Category Archives: Poems 2022

AFTER LEONARD DURSO’S “on reading Su Tung-p’o”

April 13, 2020

                                      Never arriving, what can we understand,

                                      and always leaving, what’s left to explain?

                                                  – Su Tung-p’o  (“After T’ao Ch’ien’s ‘Drinking Wine’”)

 

Leaving only the moment, I remain in this canyon’s swirl

of loose pieces, histories before me beckon memories

and how it’s changed in my lifetime to survive the storms

of wet and dry that forsake young skeletons of hillside families

to stand among the forgotten limbs at their feet.

 

I hold this landscape’s perfect smile of emerald green

in dreams, waiting for a glimpse of her velvet face,

wild skiffs of colored flowers entwined in her hair,

amid the planet’s storms for power, day and night—

always faulty propositions for the masses.

 

As I draw closer, leaving an uphill trail of time behind,

this place I have circumnavigated since I was a child

owns me—now that its desires have become mine.

My eyes ride the ridgelines at the edges of heaven

where I will rest easily when I finally arrive.

AT SUNSET AFTER CHRISTMAS RAINS

Last flash of limbs

in a pagan dance

as shadows crawl

across the creek

to pull night’s curtain up

into the stars.

 

The canyon has come to life

with promises of spring—

birds and trees are talking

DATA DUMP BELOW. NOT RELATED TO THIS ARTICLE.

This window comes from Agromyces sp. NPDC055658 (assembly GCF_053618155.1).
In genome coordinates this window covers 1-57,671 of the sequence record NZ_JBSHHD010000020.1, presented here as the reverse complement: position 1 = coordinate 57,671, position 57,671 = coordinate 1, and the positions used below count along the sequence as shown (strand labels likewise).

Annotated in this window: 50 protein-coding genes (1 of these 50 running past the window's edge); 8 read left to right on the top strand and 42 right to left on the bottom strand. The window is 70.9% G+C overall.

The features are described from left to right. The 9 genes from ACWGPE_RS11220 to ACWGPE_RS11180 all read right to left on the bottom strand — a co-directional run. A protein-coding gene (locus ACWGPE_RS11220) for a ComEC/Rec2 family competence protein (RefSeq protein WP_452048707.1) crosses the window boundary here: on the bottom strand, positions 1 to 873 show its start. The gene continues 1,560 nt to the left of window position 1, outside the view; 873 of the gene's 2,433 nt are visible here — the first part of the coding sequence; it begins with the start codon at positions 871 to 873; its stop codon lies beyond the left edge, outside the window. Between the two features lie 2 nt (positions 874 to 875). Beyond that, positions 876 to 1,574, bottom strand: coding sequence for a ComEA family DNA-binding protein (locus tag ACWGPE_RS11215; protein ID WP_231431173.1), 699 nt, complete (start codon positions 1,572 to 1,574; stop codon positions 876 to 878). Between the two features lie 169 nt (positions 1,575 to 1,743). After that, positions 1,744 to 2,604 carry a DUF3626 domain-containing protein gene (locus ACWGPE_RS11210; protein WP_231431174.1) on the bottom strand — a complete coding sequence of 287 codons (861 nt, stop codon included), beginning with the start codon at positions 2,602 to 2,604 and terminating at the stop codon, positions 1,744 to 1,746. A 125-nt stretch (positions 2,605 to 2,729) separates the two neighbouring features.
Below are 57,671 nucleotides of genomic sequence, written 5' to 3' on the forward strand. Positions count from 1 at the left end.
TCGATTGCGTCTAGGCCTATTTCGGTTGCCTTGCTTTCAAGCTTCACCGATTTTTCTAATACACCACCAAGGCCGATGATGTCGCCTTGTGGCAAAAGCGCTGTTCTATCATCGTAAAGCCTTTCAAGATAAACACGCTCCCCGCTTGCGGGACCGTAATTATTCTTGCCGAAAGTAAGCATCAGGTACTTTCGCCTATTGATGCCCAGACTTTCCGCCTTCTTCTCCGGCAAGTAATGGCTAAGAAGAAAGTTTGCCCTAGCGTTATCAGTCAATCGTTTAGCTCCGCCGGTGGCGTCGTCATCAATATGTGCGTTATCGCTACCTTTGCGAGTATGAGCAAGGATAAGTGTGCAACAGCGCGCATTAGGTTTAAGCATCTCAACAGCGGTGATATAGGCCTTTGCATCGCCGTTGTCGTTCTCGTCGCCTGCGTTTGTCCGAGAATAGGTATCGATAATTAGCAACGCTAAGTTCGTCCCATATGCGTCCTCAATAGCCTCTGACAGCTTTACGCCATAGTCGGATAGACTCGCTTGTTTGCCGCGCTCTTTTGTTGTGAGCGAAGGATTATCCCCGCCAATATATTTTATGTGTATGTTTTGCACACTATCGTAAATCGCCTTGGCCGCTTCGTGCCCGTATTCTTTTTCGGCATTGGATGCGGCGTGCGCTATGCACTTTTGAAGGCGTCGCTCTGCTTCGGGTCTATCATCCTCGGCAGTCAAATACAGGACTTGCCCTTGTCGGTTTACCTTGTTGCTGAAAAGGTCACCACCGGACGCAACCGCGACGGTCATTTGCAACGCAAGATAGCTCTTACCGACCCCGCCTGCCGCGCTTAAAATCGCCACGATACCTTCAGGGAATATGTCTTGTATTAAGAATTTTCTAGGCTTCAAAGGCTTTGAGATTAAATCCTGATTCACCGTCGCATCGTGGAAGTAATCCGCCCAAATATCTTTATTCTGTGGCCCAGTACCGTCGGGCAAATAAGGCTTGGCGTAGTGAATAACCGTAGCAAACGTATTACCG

above the bulls’ primal bellowing—

tension spills with energy.

 

Shrill yips and howls

in every draw ignites

another all-night

canine celebration

to exasperate the dogs.

 

Even the old flesh perks up

with fresh strategies,

just in case the market’s up

and we get more rain—

just enough to do it over again.

THE GOOD SIGNS

There were no wild turkeys here

when we were boys—no Great Egrets either

mimicking Blue Herons

statuesque in the pasture

waiting for the earth to move

a varmint cleaning house after rain.

 

Scattered atop the ridges,

we haven’t seen the cows and calves

in weeks, the young bulls longer

through December rains.

They don’t need us now,

they don’t need hay.

 

Lifeline of the canyon, the creek

arrived on Christmas Eve

running muddy, coloring the river

with streaks of chocolate

under the new bridge

it took years to finish.

 

And when the Tule fog

leaps and claws up canyon

like a lion to wrap us in a gray

cocoon that shuts the world away,

there’s nothing to do but wait

until the sun burns it off.